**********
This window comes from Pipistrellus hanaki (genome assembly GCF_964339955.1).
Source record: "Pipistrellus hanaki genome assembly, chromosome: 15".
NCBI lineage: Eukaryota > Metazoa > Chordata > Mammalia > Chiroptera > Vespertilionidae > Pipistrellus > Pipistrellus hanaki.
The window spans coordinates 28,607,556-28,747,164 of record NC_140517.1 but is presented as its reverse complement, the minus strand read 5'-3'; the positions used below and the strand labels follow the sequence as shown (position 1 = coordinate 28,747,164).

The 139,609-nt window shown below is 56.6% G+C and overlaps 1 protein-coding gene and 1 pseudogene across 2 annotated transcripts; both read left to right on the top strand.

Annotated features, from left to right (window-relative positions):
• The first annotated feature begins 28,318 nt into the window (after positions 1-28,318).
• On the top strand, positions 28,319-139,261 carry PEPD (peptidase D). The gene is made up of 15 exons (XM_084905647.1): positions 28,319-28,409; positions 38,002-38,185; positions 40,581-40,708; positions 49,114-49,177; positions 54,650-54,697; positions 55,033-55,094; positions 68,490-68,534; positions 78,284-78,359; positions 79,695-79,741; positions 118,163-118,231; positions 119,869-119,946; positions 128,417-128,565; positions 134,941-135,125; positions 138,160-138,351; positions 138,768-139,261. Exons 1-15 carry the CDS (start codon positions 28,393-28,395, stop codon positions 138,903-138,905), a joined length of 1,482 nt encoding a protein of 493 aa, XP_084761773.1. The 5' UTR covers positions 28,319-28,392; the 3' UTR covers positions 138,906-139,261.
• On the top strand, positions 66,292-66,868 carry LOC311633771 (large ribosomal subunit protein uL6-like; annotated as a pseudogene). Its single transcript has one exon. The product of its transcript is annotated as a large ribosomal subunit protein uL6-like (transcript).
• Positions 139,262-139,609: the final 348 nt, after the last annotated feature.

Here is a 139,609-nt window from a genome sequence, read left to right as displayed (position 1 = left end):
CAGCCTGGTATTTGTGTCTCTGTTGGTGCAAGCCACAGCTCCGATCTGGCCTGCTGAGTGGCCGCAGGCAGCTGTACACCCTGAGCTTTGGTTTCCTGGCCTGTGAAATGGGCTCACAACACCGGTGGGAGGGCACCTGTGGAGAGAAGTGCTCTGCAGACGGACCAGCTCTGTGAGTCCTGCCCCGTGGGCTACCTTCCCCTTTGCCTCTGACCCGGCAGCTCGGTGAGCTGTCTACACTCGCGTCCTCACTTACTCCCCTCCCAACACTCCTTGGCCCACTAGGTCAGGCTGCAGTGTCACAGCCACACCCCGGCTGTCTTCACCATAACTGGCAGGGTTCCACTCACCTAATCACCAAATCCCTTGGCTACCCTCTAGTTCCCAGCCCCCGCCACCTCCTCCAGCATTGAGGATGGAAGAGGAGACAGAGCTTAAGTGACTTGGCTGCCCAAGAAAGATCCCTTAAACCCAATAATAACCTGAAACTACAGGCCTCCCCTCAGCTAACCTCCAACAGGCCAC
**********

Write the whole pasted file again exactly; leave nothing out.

This window comes from Pipistrellus hanaki (genome assembly GCF_964339955.1).
Source record: "Pipistrellus hanaki genome assembly, chromosome: 15".
NCBI lineage: Eukaryota > Metazoa > Chordata > Mammalia > Chiroptera > Vespertilionidae > Pipistrellus > Pipistrellus hanaki.
The window spans coordinates 28,607,556-28,747,164 of record NC_140517.1 but is presented as its reverse complement, the minus strand read 5'-3'; the positions used below and the strand labels follow the sequence as shown (position 1 = coordinate 28,747,164).

The 139,609-nt window shown below is 56.6% G+C and overlaps 1 protein-coding gene and 1 pseudogene across 2 annotated transcripts; both read left to right on the top strand.

Annotated features, from left to right (window-relative positions):
• The first annotated feature begins 28,318 nt into the window (after positions 1-28,318).
• On the top strand, positions 28,319-139,261 carry PEPD (peptidase D). The gene is made up of 15 exons (XM_084905647.1): positions 28,319-28,409; positions 38,002-38,185; positions 40,581-40,708; positions 49,114-49,177; positions 54,650-54,697; positions 55,033-55,094; positions 68,490-68,534; positions 78,284-78,359; positions 79,695-79,741; positions 118,163-118,231; positions 119,869-119,946; positions 128,417-128,565; positions 134,941-135,125; positions 138,160-138,351; positions 138,768-139,261. Exons 1-15 carry the CDS (start codon positions 28,393-28,395, stop codon positions 138,903-138,905), a joined length of 1,482 nt encoding a protein of 493 aa, XP_084761773.1. The 5' UTR covers positions 28,319-28,392; the 3' UTR covers positions 138,906-139,261.
• On the top strand, positions 66,292-66,868 carry LOC311633771 (large ribosomal subunit protein uL6-like; annotated as a pseudogene). Its single transcript has one exon. The product of its transcript is annotated as a large ribosomal subunit protein uL6-like (transcript).
• Positions 139,262-139,609: the final 348 nt, after the last annotated feature.

Here is a 139,609-nt window from a genome sequence, read left to right as displayed (position 1 = left end):
CAGCCTGGTATTTGTGTCTCTGTTGGTGCAAGCCACAGCTCCGATCTGGCCTGCTGAGTGGCCGCAGGCAGCTGTACACCCTGAGCTTTGGTTTCCTGGCCTGTGAAATGGGCTCACAACACCGGTGGGAGGGCACCTGTGGAGAGAAGTGCTCTGCAGACGGACCAGCTCTGTGAGTCCTGCCCCGTGGGCTACCTTCCCCTTTGCCTCTGACCCGGCAGCTCGGTGAGCTGTCTACACTCGCGTCCTCACTTACTCCCCTCCCAACACTCCTTGGCCCACTAGGTCAGGCTGCAGTGTCACAGCCACACCCCGGCTGTCTTCACCATAACTGGCAGGGTTCCACTCACCTAATCACCAAATCCCTTGGCTACCCTCTAGTTCCCAGCCCCCGCCACCTCCTCCAGCATTGAGGATGGAAGAGGAGACAGAGCTTAAGTGACTTGGCTGCCCAAGAAAGATCCCTTAAACCCAATAATAACCTGAAACTACAGGCCTCCCCTCAGCTAACCTCCAACAGGCCAC